Killing broadcast won't solve spectrum woes

Melissa Chua
Ending broadcasting’s reign on the highly valued 700 MHz and 800 MHz bands would not solve the spectrum shortage issues facing telcos, said a broadcasting industry leader at ITU Telecom World 2011 in Geneva.
 
The European Broadcasting Union’s chairman for DVB, Phil Laven, said digital terrestrial television will continue to be a dominant form of delivery in many countries, and better use of white spaces was key to ensuring sufficient spectrum for the mobile industry.
 
Laven added governments, operators and manufacturers need to look at methods aimed at dynamic spectrum allocation.
 
Dynamic spectrum allocation should exist from hour to hour versus having governments allocate a particular band for several years, Laven said. The mobile industry, with the help of regulators, could learn from broadcasters’ various agreements to use under-utilized military spectrum, he said.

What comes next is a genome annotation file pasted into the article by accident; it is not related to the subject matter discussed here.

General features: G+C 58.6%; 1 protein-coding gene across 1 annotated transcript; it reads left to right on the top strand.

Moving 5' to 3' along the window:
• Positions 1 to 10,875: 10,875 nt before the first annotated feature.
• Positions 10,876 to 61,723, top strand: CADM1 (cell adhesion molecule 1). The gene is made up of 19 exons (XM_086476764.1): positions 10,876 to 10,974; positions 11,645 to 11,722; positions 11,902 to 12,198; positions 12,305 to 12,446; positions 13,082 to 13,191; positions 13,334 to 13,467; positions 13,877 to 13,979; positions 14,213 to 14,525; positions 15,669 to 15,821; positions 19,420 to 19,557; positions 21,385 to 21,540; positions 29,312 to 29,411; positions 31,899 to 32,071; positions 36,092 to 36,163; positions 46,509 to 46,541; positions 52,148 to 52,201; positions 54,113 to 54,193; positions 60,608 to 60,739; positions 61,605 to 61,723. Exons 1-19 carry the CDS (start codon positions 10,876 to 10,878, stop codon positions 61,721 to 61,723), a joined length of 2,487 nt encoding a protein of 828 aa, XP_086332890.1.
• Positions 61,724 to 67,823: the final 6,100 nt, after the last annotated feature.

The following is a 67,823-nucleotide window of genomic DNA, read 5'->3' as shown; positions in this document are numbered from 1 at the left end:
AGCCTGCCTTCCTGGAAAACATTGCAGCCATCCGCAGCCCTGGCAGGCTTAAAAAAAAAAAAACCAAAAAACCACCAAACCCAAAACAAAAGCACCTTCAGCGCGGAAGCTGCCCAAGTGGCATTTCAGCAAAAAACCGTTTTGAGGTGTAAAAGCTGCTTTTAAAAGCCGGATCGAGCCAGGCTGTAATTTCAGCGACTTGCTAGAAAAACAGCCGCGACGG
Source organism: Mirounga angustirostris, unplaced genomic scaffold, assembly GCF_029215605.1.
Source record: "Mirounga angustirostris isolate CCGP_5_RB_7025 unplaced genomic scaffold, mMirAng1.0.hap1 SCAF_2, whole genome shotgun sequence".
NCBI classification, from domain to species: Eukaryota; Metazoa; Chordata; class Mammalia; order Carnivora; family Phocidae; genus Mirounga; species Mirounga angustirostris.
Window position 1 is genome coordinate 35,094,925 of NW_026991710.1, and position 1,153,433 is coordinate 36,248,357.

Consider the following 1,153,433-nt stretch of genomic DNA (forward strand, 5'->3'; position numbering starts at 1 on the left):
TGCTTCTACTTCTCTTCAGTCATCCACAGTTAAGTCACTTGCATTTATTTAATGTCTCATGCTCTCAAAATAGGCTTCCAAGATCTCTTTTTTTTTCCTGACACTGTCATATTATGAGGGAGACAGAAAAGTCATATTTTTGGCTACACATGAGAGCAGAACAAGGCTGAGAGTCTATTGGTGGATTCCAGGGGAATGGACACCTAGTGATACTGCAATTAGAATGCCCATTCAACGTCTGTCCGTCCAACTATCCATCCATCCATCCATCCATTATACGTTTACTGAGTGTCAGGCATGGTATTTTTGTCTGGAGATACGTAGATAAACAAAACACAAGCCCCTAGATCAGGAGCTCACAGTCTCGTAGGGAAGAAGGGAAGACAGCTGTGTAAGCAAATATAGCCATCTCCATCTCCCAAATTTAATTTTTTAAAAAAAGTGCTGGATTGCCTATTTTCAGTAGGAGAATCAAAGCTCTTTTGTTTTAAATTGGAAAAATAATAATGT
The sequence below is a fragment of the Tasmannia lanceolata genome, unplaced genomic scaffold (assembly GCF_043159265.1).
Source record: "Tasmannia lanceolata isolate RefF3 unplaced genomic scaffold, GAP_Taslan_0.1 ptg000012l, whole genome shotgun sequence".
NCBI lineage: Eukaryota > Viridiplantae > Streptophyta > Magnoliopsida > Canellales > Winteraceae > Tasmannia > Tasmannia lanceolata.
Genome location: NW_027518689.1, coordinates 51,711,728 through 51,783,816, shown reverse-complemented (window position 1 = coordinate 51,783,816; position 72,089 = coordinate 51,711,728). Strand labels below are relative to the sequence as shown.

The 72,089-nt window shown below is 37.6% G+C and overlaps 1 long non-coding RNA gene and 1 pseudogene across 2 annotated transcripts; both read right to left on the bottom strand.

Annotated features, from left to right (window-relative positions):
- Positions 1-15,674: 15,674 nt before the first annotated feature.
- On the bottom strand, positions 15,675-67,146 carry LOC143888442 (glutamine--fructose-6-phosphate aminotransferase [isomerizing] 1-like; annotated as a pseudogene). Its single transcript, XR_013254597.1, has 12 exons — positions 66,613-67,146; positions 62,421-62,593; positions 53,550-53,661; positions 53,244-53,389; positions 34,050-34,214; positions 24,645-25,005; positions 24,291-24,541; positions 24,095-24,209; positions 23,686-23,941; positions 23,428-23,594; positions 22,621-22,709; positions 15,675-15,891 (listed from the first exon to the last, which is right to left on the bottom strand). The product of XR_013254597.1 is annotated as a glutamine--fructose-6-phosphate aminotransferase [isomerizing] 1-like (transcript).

According to Laven, mutual suspicion between broadcasters and the military was an initial problem, but both parties soon came to a level of understanding and trust as to when and how particular spectrum bands could be utilized. The situation was highly beneficial as a large amount of military spectrum was unused during the day.
 
President of the Swiss Federal Communications Commission Marc Furrer, agreed with Laven, and appealed for governments and mobile operators to cooperate on better spectrum management. Furrer added great precaution had to be taken to ensure no interference occurred during white space utilization, and urged governments to be mindful of demand and supply before allocating more spectrum to broadcast bands.

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